Monday, July 21, 2008

Book #5--The Diversity of Scripture

I'm always interested in knowing what books changed things for people. Most books we like confirm what we already think or believe. Few have the power to lead us into new territories, altar our imaginative landscape. These may not be our favorite books, or the best written books. Some we may now have move past, but at the time they framed things in ways that changed things. So, I'm going to give you five that did that for me. I'm hoping you'll add to our list of books.

5. Paul Hanson, The Diversity of Scripture. I picked this up used in a bookstore in Portland, where I lived at the time. I read it on the two flights it takes to get you from Portland to Abilene, Texas, where I was working on a Doctor of Ministry degree. There are probably better books on the subject than Hanson's. It's all about the timing with this book. I had a budding diversity view, but this book was catalytic and constructive. It gave me structure for my intuitions, an argument not just about Scripture, but God and faith.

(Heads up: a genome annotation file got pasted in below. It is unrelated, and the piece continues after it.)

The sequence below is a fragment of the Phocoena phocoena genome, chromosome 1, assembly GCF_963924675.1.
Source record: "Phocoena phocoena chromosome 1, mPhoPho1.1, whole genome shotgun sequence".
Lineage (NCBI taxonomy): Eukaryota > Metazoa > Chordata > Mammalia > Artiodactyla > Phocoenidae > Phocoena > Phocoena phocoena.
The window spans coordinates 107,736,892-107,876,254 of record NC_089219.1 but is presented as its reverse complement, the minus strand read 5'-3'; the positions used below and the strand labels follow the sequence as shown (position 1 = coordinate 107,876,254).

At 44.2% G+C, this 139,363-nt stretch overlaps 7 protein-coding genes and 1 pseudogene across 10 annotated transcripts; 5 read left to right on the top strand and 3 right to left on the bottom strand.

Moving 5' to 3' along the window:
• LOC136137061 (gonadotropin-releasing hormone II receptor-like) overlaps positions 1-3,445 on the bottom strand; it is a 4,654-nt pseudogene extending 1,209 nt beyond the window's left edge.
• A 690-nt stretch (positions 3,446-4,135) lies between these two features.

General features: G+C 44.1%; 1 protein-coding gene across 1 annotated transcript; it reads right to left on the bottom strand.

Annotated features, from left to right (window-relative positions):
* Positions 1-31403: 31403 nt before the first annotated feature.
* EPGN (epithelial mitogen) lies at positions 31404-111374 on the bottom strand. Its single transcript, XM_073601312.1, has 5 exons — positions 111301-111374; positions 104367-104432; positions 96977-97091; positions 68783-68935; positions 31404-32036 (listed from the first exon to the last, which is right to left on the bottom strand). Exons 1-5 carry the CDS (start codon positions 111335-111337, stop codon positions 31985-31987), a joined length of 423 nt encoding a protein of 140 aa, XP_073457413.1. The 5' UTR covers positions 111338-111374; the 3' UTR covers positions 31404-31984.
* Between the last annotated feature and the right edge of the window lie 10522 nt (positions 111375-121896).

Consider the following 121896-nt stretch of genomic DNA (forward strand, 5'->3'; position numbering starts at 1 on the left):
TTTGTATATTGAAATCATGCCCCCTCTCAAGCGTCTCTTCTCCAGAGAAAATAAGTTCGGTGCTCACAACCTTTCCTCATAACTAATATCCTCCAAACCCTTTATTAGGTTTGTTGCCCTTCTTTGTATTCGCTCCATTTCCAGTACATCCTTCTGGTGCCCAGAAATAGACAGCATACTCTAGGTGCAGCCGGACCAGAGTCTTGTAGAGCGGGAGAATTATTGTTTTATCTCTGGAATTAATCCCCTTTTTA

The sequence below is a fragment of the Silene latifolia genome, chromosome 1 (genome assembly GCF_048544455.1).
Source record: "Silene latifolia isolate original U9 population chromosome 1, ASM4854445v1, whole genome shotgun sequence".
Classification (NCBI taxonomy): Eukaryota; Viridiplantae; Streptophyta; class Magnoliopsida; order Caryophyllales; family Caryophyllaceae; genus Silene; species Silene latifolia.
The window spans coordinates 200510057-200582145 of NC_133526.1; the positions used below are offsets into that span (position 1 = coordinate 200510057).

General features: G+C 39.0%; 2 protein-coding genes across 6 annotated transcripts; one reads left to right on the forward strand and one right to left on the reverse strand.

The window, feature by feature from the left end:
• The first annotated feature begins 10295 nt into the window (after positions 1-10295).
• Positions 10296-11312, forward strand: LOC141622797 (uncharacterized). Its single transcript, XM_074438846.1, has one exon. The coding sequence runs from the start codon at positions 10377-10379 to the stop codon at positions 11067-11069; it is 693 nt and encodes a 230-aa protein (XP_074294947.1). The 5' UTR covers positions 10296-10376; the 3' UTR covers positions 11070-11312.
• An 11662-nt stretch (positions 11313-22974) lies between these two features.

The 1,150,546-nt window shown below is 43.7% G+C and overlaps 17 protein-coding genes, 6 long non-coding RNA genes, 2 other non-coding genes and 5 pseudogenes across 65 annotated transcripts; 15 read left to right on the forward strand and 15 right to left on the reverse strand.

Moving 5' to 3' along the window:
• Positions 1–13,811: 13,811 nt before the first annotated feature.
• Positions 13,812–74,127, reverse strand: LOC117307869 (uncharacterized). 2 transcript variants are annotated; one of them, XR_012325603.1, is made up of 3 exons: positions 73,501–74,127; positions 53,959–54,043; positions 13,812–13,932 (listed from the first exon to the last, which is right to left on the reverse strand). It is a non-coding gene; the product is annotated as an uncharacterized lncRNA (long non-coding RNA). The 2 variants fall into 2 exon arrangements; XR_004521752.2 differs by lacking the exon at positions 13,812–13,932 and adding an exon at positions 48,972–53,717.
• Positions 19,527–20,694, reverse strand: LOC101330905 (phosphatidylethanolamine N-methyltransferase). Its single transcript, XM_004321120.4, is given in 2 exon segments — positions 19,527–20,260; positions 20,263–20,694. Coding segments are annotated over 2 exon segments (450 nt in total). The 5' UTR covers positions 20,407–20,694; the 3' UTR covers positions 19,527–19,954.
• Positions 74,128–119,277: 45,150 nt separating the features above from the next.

And it produced a little bit of a crisis within me as a minister of a local congregation. My hunch was that if people knew that this is what I believed about Scripture, they would be very concerned. I felt like a dangerous person. But I also knew that I couldn't represent myself as if this stuff didn't matter.

I taught a midweek Bible study while I was with this congregation that I called Bible Lab. I used this class as a way to let participants make sense of what they were discovering in the text itself. It was a wonderful experience and I gained trust in both patience and the theological capacity of the church.

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